Kacper Rams began having arm problems in October 2012, the week before the ITA Atlantic Regionals in Charlottesville, Va. He had to withdraw from his first singles match in the tournament due to pain in his right arm.
“I will take a couple weeks off. It should get better in time,” Rams said at the time. “Everything should be fine starting in the spring season.”
At the same time, coach Steve Mauro downplayed the significance of the injury, claiming that “with the proper rehab,” he would be fine.
It’s now April, and Rams, a senior, is not fine. He has nerve damage in his right arm, his back and his neck. He wears a neck brace and uses a sling for his right arm.
Rams is winless in 11 singles matches this spring, his final season as a collegiate player. He has not played in either of the last two matches, and his tennis career may be over for good.
“I don’t even know if he’s going to get back in the lineup,” Mauro said. “It’s very difficult because he’s pretty much been injured all year.”
Rams said there is no official timetable for his return, and there hasn’t even been any official diagnosis.
“I’m waiting for tests,” Rams said. “Since October, [the doctors] don’t know what to do with me.”
Rams, a right-handed player, has experienced pain since October, even when simply holding a racquet. He could not take a medical redshirt because he had already played in some fall tournaments before sustaining the injury.
Rams has played 11 matches at top flight this spring. He has lost 10 of them, and the remaining match against St. Francis, of New York, was ended early because Temple had already gotten the four points necessary for a team victory. Rams was leading senior Tita Mba 6-2, 4-1 when the match was halted.
While Rams has struggled with singles play, doubles has been easier on him. He is 3-6 this spring in doubles.
“Doubles are OK,” Rams said. “It’s less playing. It wasn’t that difficult to play, but it’s still pretty challenging. If you’re good you can only hit a few balls and that’s good enough. In singles you have to play more.”
Since Rams is the only upperclassman and the teams’ best player when healthy. The Owls are 4-9 this spring, with a 2-3 Atlantic 10 Conference record.
“I have to say that [Rams] didn’t perform up to his capabilities because of his injury,” sophomore Kristian Marquart said. “Of course it’s affected our team, because he is our No. 1 [player]. We would be much better off if he didn’t have an injury. We would have won a few more matches. We still appreciate his effort this year.”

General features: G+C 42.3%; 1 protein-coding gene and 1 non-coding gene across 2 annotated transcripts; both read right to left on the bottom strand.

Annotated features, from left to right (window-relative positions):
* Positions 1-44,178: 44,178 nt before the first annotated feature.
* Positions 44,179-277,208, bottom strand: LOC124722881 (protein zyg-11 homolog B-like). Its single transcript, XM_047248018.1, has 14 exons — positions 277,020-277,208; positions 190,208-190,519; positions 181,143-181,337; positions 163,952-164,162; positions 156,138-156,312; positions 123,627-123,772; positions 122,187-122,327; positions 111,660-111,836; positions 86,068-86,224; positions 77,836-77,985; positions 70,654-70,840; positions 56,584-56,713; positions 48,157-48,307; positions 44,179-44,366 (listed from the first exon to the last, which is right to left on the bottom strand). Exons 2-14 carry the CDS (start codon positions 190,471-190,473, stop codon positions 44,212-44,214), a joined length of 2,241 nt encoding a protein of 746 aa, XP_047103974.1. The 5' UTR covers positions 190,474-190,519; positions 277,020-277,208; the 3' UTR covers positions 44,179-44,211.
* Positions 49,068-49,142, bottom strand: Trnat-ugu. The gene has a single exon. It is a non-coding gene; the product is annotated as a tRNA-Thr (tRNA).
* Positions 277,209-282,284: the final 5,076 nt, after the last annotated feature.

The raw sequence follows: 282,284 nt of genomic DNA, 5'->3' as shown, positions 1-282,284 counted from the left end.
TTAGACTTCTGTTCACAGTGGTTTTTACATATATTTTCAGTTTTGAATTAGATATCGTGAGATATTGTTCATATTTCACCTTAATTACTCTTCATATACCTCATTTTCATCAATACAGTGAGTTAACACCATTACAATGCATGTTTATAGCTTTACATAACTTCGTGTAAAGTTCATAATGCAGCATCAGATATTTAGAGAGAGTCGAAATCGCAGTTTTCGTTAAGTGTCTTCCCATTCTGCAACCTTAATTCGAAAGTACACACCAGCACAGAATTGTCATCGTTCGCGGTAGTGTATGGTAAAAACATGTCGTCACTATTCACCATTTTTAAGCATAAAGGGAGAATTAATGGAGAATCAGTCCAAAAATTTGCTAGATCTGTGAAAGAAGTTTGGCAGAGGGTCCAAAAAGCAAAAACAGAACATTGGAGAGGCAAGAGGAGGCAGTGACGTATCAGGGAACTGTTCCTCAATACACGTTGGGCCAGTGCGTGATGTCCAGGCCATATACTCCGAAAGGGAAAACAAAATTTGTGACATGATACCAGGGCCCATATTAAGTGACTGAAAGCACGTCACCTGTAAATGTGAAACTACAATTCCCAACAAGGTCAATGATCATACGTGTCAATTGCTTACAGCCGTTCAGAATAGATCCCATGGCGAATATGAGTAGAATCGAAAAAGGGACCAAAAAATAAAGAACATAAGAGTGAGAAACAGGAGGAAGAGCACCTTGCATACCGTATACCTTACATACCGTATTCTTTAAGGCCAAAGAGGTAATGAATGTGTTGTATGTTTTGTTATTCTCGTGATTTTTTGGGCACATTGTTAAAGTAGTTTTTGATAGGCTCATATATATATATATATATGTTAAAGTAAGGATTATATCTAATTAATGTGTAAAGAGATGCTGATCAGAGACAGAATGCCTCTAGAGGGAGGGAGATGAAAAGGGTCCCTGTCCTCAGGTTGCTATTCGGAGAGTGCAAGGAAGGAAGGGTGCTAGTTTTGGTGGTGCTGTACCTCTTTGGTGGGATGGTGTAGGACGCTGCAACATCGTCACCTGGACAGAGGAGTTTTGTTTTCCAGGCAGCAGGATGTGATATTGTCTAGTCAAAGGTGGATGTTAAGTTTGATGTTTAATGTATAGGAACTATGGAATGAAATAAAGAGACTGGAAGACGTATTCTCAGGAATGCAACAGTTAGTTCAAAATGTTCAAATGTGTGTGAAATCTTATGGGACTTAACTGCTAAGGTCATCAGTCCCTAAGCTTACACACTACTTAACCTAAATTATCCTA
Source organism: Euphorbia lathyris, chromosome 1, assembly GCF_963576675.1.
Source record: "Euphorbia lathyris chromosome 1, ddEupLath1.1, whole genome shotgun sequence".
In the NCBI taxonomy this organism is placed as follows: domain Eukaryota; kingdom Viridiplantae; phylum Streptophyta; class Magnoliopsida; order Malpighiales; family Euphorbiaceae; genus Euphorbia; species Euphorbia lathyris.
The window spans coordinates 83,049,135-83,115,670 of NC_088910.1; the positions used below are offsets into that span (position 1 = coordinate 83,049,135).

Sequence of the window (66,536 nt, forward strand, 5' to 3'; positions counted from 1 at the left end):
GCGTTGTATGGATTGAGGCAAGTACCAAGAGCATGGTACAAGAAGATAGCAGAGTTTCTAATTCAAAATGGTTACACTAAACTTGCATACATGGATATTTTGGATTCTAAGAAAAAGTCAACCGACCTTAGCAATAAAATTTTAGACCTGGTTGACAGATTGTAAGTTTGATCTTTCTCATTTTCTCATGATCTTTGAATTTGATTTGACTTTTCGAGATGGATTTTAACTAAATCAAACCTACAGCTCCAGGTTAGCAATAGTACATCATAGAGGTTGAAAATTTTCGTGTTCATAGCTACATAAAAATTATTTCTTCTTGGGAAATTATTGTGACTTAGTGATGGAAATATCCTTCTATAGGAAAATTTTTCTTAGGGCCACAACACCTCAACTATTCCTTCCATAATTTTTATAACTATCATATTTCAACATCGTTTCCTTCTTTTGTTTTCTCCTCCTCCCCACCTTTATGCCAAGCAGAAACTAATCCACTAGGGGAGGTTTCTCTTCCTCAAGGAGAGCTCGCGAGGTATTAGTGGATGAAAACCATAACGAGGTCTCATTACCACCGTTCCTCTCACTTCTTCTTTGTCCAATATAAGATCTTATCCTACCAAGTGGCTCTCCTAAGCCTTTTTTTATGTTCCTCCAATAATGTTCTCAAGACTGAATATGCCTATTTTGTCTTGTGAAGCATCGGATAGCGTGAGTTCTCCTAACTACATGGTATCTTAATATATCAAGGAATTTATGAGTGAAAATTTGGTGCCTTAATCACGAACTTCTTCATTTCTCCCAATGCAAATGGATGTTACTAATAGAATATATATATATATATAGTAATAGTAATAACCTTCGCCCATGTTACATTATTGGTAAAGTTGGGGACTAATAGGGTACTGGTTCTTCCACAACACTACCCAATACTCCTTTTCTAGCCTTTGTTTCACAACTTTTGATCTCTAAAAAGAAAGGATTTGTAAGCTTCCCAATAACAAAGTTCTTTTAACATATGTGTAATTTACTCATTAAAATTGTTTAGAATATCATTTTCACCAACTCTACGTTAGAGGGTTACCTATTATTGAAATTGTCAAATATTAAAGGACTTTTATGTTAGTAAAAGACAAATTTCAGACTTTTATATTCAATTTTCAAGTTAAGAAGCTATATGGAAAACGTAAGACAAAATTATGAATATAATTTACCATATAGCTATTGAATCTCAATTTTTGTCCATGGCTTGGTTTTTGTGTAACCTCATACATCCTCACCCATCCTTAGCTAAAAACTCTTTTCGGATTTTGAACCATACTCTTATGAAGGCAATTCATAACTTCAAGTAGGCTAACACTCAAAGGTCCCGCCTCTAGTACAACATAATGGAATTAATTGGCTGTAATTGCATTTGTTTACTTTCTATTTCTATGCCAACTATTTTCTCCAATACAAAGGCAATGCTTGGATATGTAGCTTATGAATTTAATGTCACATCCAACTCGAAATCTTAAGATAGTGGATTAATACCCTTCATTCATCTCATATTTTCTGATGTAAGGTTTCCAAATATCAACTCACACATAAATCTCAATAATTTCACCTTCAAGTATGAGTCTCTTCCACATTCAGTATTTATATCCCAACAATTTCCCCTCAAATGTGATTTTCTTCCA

Rams’ coach and teammate both said that he has still had a positive influence on the team despite not playing well.
“He’s still our captain,” Mauro said. “He’s still doing a good job with that. He’s still out trying to help the team the best he can.”
In the past, Rams has said he wanted to try and play professional tennis after he graduates from Temple in May. He still wants to try.
“My first plan is to get healthy,” Rams said. “Once I get done [with school], maybe I will have more time to think about other stuff.”
Mauro once said Rams has a “realistic” chance at playing professional doubles. Now, he is changing his stance.
“It’s so tough,” Mauro said. “He’s a good doubles player, but there’s so many good players.”
Rams, a finance major, has been named to the A-10 Commissioner’s Honor Roll five times in his career, and is a member of the Temple Director’s Honor Roll. According to his E-Portfolio on Temple’s website, he has a 3.77 GPA and is in the honors program.
Rams said he doesn’t have a job lined up for when he graduates.
“Yeah, I think he would be better,” Mauro said when asked if Rams would be better suited to enter the business world after graduation. “He’s a smart kid, he does very well in school. I think the area of business is where he’ll probably pursue.”
Despite his bright future, Rams and everyone around the tennis team wish he were healthier right now.
“It’s tough finishing out the senior year not playing,” Mauro said. “It’s tough on our team, being the only senior on the team. We have such a young team, we’re kind of counting on his guidance.
Evan Cross can be reached at email@example.com or on Twitter @EvanCross.